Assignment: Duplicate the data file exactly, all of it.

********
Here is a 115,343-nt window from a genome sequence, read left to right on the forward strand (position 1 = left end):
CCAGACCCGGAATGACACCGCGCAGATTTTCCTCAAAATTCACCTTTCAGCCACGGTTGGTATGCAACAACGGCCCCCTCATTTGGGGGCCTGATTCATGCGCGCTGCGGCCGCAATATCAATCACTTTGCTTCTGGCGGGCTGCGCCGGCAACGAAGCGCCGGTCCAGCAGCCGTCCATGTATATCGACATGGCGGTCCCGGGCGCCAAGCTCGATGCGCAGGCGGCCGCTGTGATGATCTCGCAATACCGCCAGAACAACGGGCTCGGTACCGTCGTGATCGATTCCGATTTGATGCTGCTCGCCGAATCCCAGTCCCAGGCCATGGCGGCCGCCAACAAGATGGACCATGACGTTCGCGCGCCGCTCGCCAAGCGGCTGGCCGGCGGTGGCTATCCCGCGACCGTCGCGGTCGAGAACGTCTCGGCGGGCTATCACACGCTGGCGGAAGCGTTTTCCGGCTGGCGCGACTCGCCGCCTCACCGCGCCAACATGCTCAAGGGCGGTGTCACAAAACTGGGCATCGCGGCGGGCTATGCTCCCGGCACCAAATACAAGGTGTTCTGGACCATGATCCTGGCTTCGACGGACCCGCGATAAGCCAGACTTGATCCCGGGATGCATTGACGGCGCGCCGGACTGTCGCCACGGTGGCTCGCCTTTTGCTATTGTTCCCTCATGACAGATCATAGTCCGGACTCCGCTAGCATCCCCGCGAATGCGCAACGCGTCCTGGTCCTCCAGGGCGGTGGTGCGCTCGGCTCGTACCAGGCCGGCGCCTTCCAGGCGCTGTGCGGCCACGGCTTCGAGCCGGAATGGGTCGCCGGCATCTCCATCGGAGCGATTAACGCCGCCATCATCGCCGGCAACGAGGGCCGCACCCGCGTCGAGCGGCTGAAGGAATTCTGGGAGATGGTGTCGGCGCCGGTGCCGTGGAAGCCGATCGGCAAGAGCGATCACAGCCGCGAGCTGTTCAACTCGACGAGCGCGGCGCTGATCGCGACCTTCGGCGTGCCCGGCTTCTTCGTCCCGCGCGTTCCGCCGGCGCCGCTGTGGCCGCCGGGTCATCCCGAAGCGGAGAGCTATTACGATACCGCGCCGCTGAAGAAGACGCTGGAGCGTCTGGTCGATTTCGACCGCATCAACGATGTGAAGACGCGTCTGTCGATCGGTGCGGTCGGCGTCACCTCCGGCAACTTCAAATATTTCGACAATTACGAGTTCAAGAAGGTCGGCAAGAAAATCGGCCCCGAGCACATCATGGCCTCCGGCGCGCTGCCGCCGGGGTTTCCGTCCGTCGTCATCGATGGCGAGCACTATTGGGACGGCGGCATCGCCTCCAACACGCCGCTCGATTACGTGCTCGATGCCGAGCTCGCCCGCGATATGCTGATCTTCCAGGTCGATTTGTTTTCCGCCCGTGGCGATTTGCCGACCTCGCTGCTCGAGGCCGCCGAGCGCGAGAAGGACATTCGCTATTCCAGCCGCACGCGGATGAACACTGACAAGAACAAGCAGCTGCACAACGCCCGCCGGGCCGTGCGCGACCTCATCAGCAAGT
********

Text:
Here is a 115,343-nt window from a genome sequence, read left to right on the forward strand (position 1 = left end):
CCAGACCCGGAATGACACCGCGCAGATTTTCCTCAAAATTCACCTTTCAGCCACGGTTGGTATGCAACAACGGCCCCCTCATTTGGGGGCCTGATTCATGCGCGCTGCGGCCGCAATATCAATCACTTTGCTTCTGGCGGGCTGCGCCGGCAACGAAGCGCCGGTCCAGCAGCCGTCCATGTATATCGACATGGCGGTCCCGGGCGCCAAGCTCGATGCGCAGGCGGCCGCTGTGATGATCTCGCAATACCGCCAGAACAACGGGCTCGGTACCGTCGTGATCGATTCCGATTTGATGCTGCTCGCCGAATCCCAGTCCCAGGCCATGGCGGCCGCCAACAAGATGGACCATGACGTTCGCGCGCCGCTCGCCAAGCGGCTGGCCGGCGGTGGCTATCCCGCGACCGTCGCGGTCGAGAACGTCTCGGCGGGCTATCACACGCTGGCGGAAGCGTTTTCCGGCTGGCGCGACTCGCCGCCTCACCGCGCCAACATGCTCAAGGGCGGTGTCACAAAACTGGGCATCGCGGCGGGCTATGCTCCCGGCACCAAATACAAGGTGTTCTGGACCATGATCCTGGCTTCGACGGACCCGCGATAAGCCAGACTTGATCCCGGGATGCATTGACGGCGCGCCGGACTGTCGCCACGGTGGCTCGCCTTTTGCTATTGTTCCCTCATGACAGATCATAGTCCGGACTCCGCTAGCATCCCCGCGAATGCGCAACGCGTCCTGGTCCTCCAGGGCGGTGGTGCGCTCGGCTCGTACCAGGCCGGCGCCTTCCAGGCGCTGTGCGGCCACGGCTTCGAGCCGGAATGGGTCGCCGGCATCTCCATCGGAGCGATTAACGCCGCCATCATCGCCGGCAACGAGGGCCGCACCCGCGTCGAGCGGCTGAAGGAATTCTGGGAGATGGTGTCGGCGCCGGTGCCGTGGAAGCCGATCGGCAAGAGCGATCACAGCCGCGAGCTGTTCAACTCGACGAGCGCGGCGCTGATCGCGACCTTCGGCGTGCCCGGCTTCTTCGTCCCGCGCGTTCCGCCGGCGCCGCTGTGGCCGCCGGGTCATCCCGAAGCGGAGAGCTATTACGATACCGCGCCGCTGAAGAAGACGCTGGAGCGTCTGGTCGATTTCGACCGCATCAACGATGTGAAGACGCGTCTGTCGATCGGTGCGGTCGGCGTCACCTCCGGCAACTTCAAATATTTCGACAATTACGAGTTCAAGAAGGTCGGCAAGAAAATCGGCCCCGAGCACATCATGGCCTCCGGCGCGCTGCCGCCGGGGTTTCCGTCCGTCGTCATCGATGGCGAGCACTATTGGGACGGCGGCATCGCCTCCAACACGCCGCTCGATTACGTGCTCGATGCCGAGCTCGCCCGCGATATGCTGATCTTCCAGGTCGATTTGTTTTCCGCCCGTGGCGATTTGCCGACCTCGCTGCTCGAGGCCGCCGAGCGCGAGAAGGACATTCGCTATTCCAGCCGCACGCGGATGAACACTGACAAGAACAAGCAGCTGCACAACGCCCGCCGGGCCGTGCGCGACCTCATCAGCAAGT